Home / Al Mal cuts Zain rating after Africa sale rally

Al Mal cuts Zain rating after Africa sale rally

Current share price overestimated how much the firm could get its African assets' sale - Al Mal.

Al Mal Capital cut its rating on Zain shares to "underperform" on Thursday, pressuring the stock lower, saying the current price overestimated how much the firm could receive in the sale of its African assets.

Al Mal lowered its price target on the stock to 1.14 dinars ($3.97). The shares, up 43 percent over six weeks amid torrid sale talk, had slipped 5.5 percent to 1.38 dinars on Thursday as investors cashed in gains.

The stock hit a 10-month closing high on Monday of 1.48 dinars after Zain's chief executive was quoted as saying the firm was in talks with three telecoms operators over the sale of its African assets.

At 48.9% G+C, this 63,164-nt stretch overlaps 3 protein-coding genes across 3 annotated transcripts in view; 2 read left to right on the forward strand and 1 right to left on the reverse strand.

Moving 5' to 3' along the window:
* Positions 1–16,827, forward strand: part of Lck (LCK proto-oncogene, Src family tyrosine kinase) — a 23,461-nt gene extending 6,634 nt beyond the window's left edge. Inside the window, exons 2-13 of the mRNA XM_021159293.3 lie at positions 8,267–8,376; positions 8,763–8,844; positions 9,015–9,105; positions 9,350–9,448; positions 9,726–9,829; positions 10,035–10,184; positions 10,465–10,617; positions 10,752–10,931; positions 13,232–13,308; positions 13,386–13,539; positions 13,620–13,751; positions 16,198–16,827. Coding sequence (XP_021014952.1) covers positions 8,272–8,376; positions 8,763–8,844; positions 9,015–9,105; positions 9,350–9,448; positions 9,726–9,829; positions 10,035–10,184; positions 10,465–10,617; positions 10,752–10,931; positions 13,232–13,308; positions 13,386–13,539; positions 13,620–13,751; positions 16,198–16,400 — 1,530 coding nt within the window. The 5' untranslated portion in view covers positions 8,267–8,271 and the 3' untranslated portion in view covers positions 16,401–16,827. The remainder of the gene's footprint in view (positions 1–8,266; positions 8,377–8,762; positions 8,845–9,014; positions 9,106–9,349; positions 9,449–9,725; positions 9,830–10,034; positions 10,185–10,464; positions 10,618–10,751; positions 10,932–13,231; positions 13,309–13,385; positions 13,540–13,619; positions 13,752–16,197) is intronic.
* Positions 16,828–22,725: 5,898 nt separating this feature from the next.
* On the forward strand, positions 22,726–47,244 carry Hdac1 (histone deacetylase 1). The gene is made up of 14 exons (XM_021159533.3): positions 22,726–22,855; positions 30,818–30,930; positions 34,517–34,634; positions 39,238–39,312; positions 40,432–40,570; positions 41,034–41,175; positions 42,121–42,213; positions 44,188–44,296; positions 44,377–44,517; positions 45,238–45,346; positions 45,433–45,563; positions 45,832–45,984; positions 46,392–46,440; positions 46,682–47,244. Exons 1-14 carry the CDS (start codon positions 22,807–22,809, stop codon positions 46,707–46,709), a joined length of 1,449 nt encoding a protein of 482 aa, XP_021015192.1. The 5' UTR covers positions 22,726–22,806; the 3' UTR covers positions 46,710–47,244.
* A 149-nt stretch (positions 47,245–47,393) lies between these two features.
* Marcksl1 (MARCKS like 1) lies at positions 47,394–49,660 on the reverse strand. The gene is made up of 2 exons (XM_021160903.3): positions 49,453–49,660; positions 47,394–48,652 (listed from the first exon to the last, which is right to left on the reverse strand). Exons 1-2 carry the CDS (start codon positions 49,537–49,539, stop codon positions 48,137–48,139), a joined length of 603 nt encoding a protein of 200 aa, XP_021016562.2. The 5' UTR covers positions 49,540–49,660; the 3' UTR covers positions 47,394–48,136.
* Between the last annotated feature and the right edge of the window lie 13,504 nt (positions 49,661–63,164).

"Zain's share price is currently supported by the potential partial or full divestment of it's African operations (excluding Morocco and Sudan), the potential capital gains on such a sale and their subsequent redeployment that could arise from any such sale," Al Mal analyst Irfan Ellam said in a research note.

"If Zain were to sell its African operations piecemeal we believe the company would not receive the multiples reflected by its current share price."

Al Mal estimated the value of Zain's African assets at $6.9 billion, excluding Morocco and Sudan, noting media reports have said Zain wants as much as $12 billion for the operations.

Dubai-based Shuaa Capital said in a research note last month that the deal is based on a total enterprise value of $11bn, accounting for $2bn in debt carried by the African unit.

Zain said last month it was still reviewing a possible sale of its African operations - excluding Morocco and Sudan - after French media and telecoms conglomerate Vivendi broke off talks on buying the operations.

On Tuesday, banking sources said that Reliance Communications was in talks to acquire the operations.

Africa represents about 62 percent of Zain's 64.7 million customers. It operates in 16 African countries. ($1=.2872 Kuwaiti Dinar) (Reuters)

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